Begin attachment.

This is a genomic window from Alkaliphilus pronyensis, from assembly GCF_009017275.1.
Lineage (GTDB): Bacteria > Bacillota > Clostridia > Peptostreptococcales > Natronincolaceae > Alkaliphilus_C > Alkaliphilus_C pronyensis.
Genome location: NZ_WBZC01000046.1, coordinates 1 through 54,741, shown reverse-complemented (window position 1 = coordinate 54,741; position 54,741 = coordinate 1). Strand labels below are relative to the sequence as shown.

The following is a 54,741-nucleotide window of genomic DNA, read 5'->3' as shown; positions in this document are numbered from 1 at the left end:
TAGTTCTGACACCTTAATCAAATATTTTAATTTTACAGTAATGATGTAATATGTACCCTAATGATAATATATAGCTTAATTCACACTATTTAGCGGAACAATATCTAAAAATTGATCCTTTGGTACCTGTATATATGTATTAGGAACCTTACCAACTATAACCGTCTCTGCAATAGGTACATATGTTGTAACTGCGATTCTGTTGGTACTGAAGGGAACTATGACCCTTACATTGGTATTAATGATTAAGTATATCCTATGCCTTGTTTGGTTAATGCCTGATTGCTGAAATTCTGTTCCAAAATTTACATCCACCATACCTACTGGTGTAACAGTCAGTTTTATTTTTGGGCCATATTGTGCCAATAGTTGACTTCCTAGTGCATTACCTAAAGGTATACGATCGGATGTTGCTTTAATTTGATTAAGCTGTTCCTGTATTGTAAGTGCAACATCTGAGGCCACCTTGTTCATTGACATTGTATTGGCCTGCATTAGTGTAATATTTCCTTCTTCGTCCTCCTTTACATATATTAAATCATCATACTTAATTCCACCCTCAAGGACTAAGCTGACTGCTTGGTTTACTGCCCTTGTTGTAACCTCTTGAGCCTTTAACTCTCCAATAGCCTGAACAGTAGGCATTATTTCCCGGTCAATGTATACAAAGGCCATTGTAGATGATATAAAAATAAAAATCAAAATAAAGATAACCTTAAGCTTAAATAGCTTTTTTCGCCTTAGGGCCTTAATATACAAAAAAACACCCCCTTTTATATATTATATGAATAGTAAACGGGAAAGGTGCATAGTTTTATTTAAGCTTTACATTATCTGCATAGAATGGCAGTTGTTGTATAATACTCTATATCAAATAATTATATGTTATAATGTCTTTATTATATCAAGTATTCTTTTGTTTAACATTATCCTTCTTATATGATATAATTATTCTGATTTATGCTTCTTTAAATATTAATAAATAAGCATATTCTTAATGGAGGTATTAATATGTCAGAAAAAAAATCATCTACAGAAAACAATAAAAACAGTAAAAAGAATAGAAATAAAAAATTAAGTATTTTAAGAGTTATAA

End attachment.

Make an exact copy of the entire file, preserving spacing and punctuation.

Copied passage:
This is a genomic window from Alkaliphilus pronyensis, from assembly GCF_009017275.1.
Lineage (GTDB): Bacteria > Bacillota > Clostridia > Peptostreptococcales > Natronincolaceae > Alkaliphilus_C > Alkaliphilus_C pronyensis.
Genome location: NZ_WBZC01000046.1, coordinates 1 through 54,741, shown reverse-complemented (window position 1 = coordinate 54,741; position 54,741 = coordinate 1). Strand labels below are relative to the sequence as shown.

The following is a 54,741-nucleotide window of genomic DNA, read 5'->3' as shown; positions in this document are numbered from 1 at the left end:
TAGTTCTGACACCTTAATCAAATATTTTAATTTTACAGTAATGATGTAATATGTACCCTAATGATAATATATAGCTTAATTCACACTATTTAGCGGAACAATATCTAAAAATTGATCCTTTGGTACCTGTATATATGTATTAGGAACCTTACCAACTATAACCGTCTCTGCAATAGGTACATATGTTGTAACTGCGATTCTGTTGGTACTGAAGGGAACTATGACCCTTACATTGGTATTAATGATTAAGTATATCCTATGCCTTGTTTGGTTAATGCCTGATTGCTGAAATTCTGTTCCAAAATTTACATCCACCATACCTACTGGTGTAACAGTCAGTTTTATTTTTGGGCCATATTGTGCCAATAGTTGACTTCCTAGTGCATTACCTAAAGGTATACGATCGGATGTTGCTTTAATTTGATTAAGCTGTTCCTGTATTGTAAGTGCAACATCTGAGGCCACCTTGTTCATTGACATTGTATTGGCCTGCATTAGTGTAATATTTCCTTCTTCGTCCTCCTTTACATATATTAAATCATCATACTTAATTCCACCCTCAAGGACTAAGCTGACTGCTTGGTTTACTGCCCTTGTTGTAACCTCTTGAGCCTTTAACTCTCCAATAGCCTGAACAGTAGGCATTATTTCCCGGTCAATGTATACAAAGGCCATTGTAGATGATATAAAAATAAAAATCAAAATAAAGATAACCTTAAGCTTAAATAGCTTTTTTCGCCTTAGGGCCTTAATATACAAAAAAACACCCCCTTTTATATATTATATGAATAGTAAACGGGAAAGGTGCATAGTTTTATTTAAGCTTTACATTATCTGCATAGAATGGCAGTTGTTGTATAATACTCTATATCAAATAATTATATGTTATAATGTCTTTATTATATCAAGTATTCTTTTGTTTAACATTATCCTTCTTATATGATATAATTATTCTGATTTATGCTTCTTTAAATATTAATAAATAAGCATATTCTTAATGGAGGTATTAATATGTCAGAAAAAAAATCATCTACAGAAAACAATAAAAACAGTAAAAAGAATAGAAATAAAAAATTAAGTATTTTAAGAGTTATAA